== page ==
150 years ago today, Nashvillians gathered at the West bank of the Cumberland to catch their first glimpse of men they considered the enemy. The Civil War was underway, the Confederate army was surrendering the city without a fight, and Union troops were setting up camp in what is now East Nashville.
“There were all kinds of rumors going around that the union was going to destroy Nashville, that they were going to just blast the city off the map.”
But State historian Walter Durham says the Union takeover was essentially peaceful. The real fight was over loyalty…at least in words.
The man in charge of the occupation wasn’t a Union General or a Northern politician out to teach the South a lesson.
It was Andrew Johnson, a Tennessee native, and an old friend.
Durham says Johnson came with a certain confidence that he not only knew Tennesseans, but had been elected by them as governor less than a decade prior. He had lived in Nashville, and Durham says Johnson felt he could reestablish himself and the union.
Johnson found his job wasn’t so easy. After all, Union troops suddenly outnumbered locals.
That rankled people like Rachel Carter Craighead, a young woman who kept a diary throughout the war. She complained of troops in her church services, saying “I think they might let us worship without them.” When she saw the number of Union dead buried in the local graveyard, Craighead wrote that she found it, “outrageous to fill up our cemetery with such trash.” The sound of regiments cheering in the street outside her home made her angry. Even as she guessed that the soldiers probably had orders that would send them to the front, Craighead wrote, “many of them are going to their graves, but I am wicked enough to say I don’t care.”
In that context, Durham says Johnson found he had to make an example.
Johnson ordered three high-profile arrests. The man who’d helped negotiate Tennessee’s entry into the Confederacy, a judge who’d been outspoken in support of secession, and the man who’d been in charge of arming Tennessee’s Confederate soldiers were shipped off nearly 800 miles, to a fort in Northern Michigan.
The move sparked rumors that Craighead wrote about in her journal. “Buck Gorey came,“ she wrote of a friend’s visit. “Said they were going to arrest everybody who had aided the Rebellion. They had better build a wall around the city and take out the Union men. I think that much easier than any other way”
The rumor wasn’t that far off. Wave after wave of city leaders, clergy and businessmen were told that their right to work in the city hinged on signing an oath of allegiance to the United States government.
Rev. Robert Howell, the pastor of First Baptist Church, responded to that order in a letter to Johnson. “There is nothing known to me in the Federal Constitution, nor in the constitution of this state, which requires me to repeat that oath.” He made his case against the oath, and, even though he knew he’d likely be arrested, he ended with a firm refusal: “I most respectfully decline it and take the consequences.”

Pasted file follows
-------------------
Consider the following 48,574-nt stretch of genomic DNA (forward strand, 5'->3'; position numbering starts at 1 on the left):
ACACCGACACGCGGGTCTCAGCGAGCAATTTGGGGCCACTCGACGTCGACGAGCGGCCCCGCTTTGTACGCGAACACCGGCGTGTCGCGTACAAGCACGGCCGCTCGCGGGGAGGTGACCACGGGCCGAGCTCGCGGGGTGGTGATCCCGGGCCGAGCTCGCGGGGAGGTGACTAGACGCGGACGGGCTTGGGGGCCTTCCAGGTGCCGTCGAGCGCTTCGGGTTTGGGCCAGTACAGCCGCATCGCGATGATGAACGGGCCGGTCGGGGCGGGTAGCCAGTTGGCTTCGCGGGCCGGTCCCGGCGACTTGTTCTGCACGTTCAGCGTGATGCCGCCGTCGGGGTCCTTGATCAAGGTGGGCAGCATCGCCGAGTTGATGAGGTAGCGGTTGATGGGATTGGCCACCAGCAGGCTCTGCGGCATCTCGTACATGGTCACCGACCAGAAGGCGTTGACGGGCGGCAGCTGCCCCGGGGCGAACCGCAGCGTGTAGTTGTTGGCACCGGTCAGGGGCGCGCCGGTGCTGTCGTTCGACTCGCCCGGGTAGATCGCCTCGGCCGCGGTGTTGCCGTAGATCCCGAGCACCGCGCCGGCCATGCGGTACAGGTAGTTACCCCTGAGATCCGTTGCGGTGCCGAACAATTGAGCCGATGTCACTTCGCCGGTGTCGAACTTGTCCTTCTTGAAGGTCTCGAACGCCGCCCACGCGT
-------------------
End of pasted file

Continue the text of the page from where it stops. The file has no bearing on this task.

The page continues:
Group after group served time in the local penitentiary for their refusal, including Rachel Carter Craighead’s father. He ran a local bank, and Craighead writes that the keys to the safe were confiscated as he was arrested. “Dragged off to prison-and what for? I was so angry to think of those demons taking my dear father in front of their bayonets.”
Meanwhile, Durham says, wounded soldiers from both sides flooded the city’s makeshift hospitals and supplies constantly moved out on the river and railroad lines. “The relentless movement of union troops and armaments through Nashville southward kept wearing on the citizens.”
At one point, Craighead asks how long it can last, telling her diary, “we have got so much bad to believe that we can scarcely believe anything good.”
Then, on April 16, 1863, she writes of an notice in that day’s paper ordering every white person over 18 to take the oath in 10 days or be sent South. Now, instead of prison time for the men of the city, refusal brought the risk of uprooting their families entirely.
Durham says that was too high a price for many Nashvillians. “It was their home, and a couple thousand young men were in service and Nashville was home to these guys. They wanted to come back to Nashville because it was home.”
To keep a hold on their city, most took the oath.
I do solemnly swear that I will support, protect, and defend the Constitution and the government of the United States against all enemies, whether domestic or foreign; and that I will bear true faith, allegiance and loyalty to the same, any laws, ordinances, resolution or convention to the contrary notwithstanding; and further, that I do this with a full determination, pledge and purpose without any mental reservation or evasion whatsoever; and, further, that I will well and faithfully perform all the duties which may be required of me by law. So help me God.
Over the next six weeks, almost eleven times more people swore to the oath than in the entire year prior.
It was enough.
From that point on, Washington considered Nashville loyal. The Union never lost control of the city, even though Confederates tried to win it back late in the war with the Battle of Nashville.
Our thanks to Beth Gilmore and Ridley Wills for reading the words of Rachel Carter Craighead and Rev. Howell.